Better get planning for Valentine’s Day

In our youngest grades, Valentine cards were really important.
My Grade 1 teacher, Mrs. Benson, had a big decorated box that we all put our cards in and then on Valentine’s Day, she opened the box and, as a postman, would take the cards to each of her students.
We waited in eager anticipation to see how many cards we would receive.
Later, in Grades 3 and 4, we made Valentine mailboxes. Then on the appointed day, we would bring our cards to school and go from mailbox to mailbox depositing our Valentines.
I think my parents purchased the cards from Stedman’s or Bud’s Office Supplies, and we punched out the cards and neatly printed our names.
The more expensive cards had separate envelopes to put the Valentine in. They required more work because the envelope had to be addressed while for the less-expensive cards, you only had to print your name.
For six,- seven-, and eight-year-olds, Valentine’s Day was an important occasion.
Now the pressure is on for this weekend. Feb. 14 falls on Saturday this year and men are wondering what the appropriate sign is to present to our respective Valentines.
Would a box of chocolates suffice? Should red roses in a pretty vase appear suddenly from a florist, or do you bring the flowers home?
Should you make reservations at a special restaurant for a quiet romantic dinner by candlelight? Is there a special piece of jewellery that your Valentine covets?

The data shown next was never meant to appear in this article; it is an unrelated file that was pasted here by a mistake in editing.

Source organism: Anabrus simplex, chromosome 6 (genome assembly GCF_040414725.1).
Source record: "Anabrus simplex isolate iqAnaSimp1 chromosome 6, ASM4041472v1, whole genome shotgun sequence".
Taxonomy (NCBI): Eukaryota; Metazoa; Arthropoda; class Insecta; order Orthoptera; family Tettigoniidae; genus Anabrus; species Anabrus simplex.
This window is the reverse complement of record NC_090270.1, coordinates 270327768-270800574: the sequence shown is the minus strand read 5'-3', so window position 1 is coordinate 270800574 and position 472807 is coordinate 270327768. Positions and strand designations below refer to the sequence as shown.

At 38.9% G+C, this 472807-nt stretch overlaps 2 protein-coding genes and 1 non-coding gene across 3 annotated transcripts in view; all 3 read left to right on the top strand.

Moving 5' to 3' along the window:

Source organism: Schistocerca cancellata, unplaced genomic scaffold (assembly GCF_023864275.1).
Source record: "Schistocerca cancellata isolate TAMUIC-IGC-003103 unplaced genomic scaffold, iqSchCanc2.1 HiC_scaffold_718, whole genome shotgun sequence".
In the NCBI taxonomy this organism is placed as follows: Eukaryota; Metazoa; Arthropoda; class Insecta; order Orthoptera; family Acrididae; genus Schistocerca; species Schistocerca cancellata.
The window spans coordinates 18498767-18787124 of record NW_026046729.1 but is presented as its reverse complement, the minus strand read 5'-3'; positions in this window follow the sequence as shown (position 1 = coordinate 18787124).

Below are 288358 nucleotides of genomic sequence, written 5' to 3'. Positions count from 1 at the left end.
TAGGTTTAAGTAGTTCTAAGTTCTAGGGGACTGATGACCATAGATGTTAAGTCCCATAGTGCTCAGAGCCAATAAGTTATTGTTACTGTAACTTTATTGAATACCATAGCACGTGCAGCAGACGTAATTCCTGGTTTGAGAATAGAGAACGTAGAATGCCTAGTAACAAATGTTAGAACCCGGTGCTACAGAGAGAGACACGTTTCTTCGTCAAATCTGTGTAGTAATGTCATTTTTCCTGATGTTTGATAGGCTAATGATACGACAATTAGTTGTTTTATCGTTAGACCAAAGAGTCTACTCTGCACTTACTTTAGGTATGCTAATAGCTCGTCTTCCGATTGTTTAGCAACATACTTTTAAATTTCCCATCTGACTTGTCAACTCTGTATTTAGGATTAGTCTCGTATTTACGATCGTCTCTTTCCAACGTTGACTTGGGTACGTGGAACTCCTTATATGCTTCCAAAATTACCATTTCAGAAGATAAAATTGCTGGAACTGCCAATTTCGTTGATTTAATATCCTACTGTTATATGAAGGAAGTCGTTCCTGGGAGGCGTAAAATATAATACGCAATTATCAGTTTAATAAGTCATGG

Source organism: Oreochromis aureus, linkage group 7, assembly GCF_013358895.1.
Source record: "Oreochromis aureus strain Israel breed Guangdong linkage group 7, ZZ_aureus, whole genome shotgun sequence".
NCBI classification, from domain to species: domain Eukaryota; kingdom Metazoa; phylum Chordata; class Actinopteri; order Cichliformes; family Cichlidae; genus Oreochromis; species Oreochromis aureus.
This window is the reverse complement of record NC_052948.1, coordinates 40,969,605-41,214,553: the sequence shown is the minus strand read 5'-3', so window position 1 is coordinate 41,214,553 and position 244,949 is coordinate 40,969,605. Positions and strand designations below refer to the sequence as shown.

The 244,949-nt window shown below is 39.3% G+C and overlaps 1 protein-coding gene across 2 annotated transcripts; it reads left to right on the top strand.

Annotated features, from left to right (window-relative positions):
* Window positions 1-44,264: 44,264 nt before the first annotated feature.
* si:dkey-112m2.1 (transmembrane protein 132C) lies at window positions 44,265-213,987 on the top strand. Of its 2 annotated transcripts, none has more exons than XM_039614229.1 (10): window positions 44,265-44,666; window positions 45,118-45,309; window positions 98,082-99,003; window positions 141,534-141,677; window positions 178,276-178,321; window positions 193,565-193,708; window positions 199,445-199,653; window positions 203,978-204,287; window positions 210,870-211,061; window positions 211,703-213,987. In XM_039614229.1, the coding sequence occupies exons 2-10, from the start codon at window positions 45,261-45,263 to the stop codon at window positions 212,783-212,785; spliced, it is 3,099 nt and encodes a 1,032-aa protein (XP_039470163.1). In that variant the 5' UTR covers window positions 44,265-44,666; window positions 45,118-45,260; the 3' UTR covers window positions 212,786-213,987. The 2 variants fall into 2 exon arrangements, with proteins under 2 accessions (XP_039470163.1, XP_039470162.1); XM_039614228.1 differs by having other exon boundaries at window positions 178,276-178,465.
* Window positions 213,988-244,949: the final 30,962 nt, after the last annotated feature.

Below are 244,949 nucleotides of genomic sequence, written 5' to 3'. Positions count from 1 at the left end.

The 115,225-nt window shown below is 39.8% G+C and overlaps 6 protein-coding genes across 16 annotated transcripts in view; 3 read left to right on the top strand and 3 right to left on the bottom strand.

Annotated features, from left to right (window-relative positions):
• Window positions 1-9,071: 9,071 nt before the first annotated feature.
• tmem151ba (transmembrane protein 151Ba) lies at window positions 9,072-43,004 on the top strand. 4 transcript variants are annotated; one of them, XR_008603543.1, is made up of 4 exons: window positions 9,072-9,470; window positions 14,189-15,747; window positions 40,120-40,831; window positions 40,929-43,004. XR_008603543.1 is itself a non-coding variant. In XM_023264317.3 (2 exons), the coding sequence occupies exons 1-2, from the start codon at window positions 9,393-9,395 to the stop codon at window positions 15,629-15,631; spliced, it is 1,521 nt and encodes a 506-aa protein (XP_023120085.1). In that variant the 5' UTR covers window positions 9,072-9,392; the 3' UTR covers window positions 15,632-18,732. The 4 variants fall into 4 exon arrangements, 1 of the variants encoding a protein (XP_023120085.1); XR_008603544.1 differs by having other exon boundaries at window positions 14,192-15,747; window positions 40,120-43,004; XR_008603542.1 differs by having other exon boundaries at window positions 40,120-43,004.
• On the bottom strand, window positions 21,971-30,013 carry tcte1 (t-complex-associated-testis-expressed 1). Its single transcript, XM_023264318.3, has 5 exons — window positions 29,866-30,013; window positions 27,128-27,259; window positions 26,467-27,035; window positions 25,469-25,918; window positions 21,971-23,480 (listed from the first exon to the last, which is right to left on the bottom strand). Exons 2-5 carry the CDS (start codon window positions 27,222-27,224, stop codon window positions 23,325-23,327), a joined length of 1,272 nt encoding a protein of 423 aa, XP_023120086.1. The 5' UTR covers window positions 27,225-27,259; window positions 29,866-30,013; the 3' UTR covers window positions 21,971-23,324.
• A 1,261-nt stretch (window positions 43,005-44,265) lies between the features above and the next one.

The decisions and options facing a man are daunting. A wrong gift can create disappointment.
Meanwhile, should the Valentine also be planning a special gift for her man? Is there a special meal that the both of you like to make together and enjoy rarely more than once or twice a year?
Is staying at home, sharing a romantic meal, watching a Netflix movie, and enjoying an extra glass of wine or champagne be more to your liking?
It still is not too late to plan. It only might require a card that says “I love You” or it might be more involved. It might be just a fun family night with the kids and a heart-shaped pizza.
Of course, we can play the role of humbug to Valentine’s Day. Do we really have to do something special on that day for that special person in our life?
Do we need Valentine’s Day to force us to admitting that we love and cherish someone, or can we do that every day?
For six-, seven-, and eight-year-olds, the cards were the symbols that we were part of a group.
Today, Facebook lets us count our “friends.” The site probably has an app that you can click, sending a Valentine’s card to all 250 “friends” that you cherish. Isn’t that romantic?
I’d better get planning for Saturday.

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